How to Celebrate When Everything's Canceled
It seems like hardly anyone is in a celebratory mood these days. Between illness and the news, concern over family members and job security, everyone is just trying to keep it together from one day to the next. And yet, the reality is that it’s a season of many important cultural and religious celebrations: Easter, Passover, the end of Ramadan to name a few. And birthdays and anniversaries just keep coming too.
So how do we keep spirits up when, truth be told, we’re not really feeling it?
Perhaps the secret is gratitude. Personal development and happiness gurus would tell us that thankfulness, especially documented and demonstrated gratitude, does wonders for the human spirit. And I agree that counting our blessings, however few or small they might seem right now compared to the load we’re carrying, is bound to give us some buoyancy.
But is there anything else we can do? Besides avoiding the fear and taking note of all we have, is there a way to actually be joyful right now? Is it even appropriate?
I would argue, yes. It is entirely appropriate.
Passover was a feast meal that prepared the Israelites for the journey they took on foot to flea captivity. While they were eating goat and lamb, the Egyptians were waking up to find their children dead. It was not what you would consider the right time for a party.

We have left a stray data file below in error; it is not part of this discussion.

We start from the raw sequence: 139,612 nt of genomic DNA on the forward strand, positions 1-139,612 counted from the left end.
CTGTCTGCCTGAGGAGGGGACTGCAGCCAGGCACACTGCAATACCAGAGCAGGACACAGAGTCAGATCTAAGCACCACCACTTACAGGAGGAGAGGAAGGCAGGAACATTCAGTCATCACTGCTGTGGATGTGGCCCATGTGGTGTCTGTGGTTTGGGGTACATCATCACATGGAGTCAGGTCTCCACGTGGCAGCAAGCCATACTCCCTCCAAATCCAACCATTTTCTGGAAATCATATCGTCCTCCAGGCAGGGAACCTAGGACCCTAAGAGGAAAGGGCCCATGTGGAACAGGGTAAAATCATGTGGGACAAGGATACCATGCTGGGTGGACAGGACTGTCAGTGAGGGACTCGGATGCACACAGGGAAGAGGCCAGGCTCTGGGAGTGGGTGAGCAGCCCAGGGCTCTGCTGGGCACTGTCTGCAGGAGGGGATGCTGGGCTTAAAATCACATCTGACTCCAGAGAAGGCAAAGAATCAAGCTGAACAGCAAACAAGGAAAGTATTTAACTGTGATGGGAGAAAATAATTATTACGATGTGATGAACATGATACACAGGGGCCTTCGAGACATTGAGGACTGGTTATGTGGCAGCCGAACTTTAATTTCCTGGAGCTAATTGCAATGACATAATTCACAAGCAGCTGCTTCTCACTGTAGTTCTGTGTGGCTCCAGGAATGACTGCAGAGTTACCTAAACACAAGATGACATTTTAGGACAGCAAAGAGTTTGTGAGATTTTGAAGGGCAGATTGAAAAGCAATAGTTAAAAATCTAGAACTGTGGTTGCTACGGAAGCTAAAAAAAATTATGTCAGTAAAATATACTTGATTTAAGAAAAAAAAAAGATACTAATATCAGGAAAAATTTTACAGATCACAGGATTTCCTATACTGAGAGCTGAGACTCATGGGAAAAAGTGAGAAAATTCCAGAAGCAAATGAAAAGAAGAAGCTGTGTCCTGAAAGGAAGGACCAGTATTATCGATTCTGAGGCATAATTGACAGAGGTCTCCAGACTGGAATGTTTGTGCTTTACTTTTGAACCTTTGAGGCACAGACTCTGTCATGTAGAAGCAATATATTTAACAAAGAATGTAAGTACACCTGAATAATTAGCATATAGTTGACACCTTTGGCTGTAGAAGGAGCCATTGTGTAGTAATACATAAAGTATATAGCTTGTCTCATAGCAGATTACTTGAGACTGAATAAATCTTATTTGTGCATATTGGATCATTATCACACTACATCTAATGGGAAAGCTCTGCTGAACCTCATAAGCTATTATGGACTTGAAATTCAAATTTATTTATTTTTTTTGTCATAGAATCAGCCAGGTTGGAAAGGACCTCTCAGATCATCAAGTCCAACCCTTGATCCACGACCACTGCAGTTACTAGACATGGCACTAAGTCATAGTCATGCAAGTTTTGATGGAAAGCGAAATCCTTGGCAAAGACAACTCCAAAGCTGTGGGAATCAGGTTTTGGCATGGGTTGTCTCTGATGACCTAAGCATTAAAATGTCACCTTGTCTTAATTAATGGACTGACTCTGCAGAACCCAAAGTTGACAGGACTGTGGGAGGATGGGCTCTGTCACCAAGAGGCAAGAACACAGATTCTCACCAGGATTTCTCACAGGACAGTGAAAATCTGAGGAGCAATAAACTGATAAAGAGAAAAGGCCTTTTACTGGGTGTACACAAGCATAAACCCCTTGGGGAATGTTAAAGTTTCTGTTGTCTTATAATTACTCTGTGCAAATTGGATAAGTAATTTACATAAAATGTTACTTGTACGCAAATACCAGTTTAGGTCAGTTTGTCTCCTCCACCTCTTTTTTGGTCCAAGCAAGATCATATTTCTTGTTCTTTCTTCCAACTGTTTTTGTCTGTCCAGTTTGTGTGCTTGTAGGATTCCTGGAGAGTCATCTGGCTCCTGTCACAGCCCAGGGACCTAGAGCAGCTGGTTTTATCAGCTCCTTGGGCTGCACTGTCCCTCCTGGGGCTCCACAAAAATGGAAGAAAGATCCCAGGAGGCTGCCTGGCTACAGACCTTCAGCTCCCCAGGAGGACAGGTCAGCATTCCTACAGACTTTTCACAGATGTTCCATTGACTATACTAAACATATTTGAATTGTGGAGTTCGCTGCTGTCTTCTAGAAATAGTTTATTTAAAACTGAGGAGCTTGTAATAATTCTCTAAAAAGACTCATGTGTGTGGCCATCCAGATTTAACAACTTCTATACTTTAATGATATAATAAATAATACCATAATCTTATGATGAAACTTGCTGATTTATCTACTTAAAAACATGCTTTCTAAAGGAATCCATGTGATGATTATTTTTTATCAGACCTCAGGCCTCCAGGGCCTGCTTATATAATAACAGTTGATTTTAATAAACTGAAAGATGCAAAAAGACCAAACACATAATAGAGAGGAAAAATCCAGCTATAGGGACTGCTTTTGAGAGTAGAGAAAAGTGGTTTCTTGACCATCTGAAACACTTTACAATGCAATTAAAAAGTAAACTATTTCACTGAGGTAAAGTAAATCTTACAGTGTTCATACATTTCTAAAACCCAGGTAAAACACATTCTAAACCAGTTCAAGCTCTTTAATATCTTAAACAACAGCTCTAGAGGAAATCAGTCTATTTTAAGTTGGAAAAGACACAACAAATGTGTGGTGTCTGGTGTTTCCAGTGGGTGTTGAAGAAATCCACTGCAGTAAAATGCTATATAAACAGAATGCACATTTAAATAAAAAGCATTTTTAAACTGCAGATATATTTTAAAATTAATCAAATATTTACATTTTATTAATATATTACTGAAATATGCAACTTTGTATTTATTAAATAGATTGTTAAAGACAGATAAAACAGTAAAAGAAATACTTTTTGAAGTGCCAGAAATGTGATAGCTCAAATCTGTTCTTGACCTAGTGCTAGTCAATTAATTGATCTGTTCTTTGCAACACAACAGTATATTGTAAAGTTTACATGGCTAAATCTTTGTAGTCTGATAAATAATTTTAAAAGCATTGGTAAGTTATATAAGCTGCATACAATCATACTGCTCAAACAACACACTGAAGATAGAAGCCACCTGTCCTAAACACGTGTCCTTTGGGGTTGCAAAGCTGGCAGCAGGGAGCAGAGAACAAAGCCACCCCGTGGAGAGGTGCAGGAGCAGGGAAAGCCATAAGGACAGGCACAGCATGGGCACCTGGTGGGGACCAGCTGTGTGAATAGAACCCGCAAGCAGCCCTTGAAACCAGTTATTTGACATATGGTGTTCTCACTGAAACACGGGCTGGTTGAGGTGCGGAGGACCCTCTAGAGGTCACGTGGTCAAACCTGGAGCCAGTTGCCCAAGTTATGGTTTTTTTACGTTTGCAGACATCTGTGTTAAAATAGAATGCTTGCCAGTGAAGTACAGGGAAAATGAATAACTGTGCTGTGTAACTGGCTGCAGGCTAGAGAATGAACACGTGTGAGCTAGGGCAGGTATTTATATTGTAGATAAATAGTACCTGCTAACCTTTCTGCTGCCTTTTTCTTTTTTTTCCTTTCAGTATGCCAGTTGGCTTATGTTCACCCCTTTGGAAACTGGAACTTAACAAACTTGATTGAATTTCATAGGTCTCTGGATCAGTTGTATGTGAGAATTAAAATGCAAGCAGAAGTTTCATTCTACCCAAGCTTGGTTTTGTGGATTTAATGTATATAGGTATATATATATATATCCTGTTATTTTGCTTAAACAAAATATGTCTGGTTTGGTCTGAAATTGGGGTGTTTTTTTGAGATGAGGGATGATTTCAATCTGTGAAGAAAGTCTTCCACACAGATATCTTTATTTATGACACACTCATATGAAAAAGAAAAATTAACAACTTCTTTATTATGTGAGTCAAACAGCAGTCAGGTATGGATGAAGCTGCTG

In the Christian tradition, Passover also represents the last meal before Jesus’ death, the very scene where he is betrayed by one of his closest friends and is then handed over to be killed. Also not on occasion where you’re likely to see confetti cannons.
Ramadan is the Muslim tradition of fasting for a month. The self-deprivation is to remind one-self what it feels like for others who are in need.
Easter celebrates Jesus’ resurrection. But even for secular participants, it represents Winter giving way to Spring. It is the mark of death being turned over to life again. A new life. Not a new normal, but a radically abnormal, abundant life.
We may not have all the ingredients we normally would for our holiday feasts. Our gatherings may be much smaller or more virtual. Perhaps meals will be prepared and delivered on a doorstep. Homes may be much more empty and quiet than what makes us comfortable.
But even if we are the only ones in our household, there is much to look forward to. Spring is here reminding us that the sun shines, birds sing and we have the opportunity to do something new with today.
We get to love each other hard and well. We get to laugh and make things with our hands and listen to beautiful sounds and move our bodies. We get to rest when we are tired and rise again when we’re restored. If there is something worth celebrating, it’s this. We’re alive. We get today, a new day full of promise.
So whether you’re observing a religious holiday or marking a milestone like a birthday, it’s ok to feel like crying and also like dancing. Go ahead and set a table that feels special and makes you smile or make a fuss-free delicious cake with your family. You may not feel like eating lamb or roast, you may want to feast on pizza and ice cream from the carton. That is more than ok too.
What is important is living fully. That means feeling the negative emotions and the positive ones, as they come. It means being honest with each other about how we’re doing and asking for help when we need it. Celebrating, being thankful, marking time are all about welcoming the abundance that life has to offer, the good and bad, ups and downs, deaths and pregnancies, illness and recoveries, job loss and offers. When we make room for all life has to offer...
That’s when the party starts.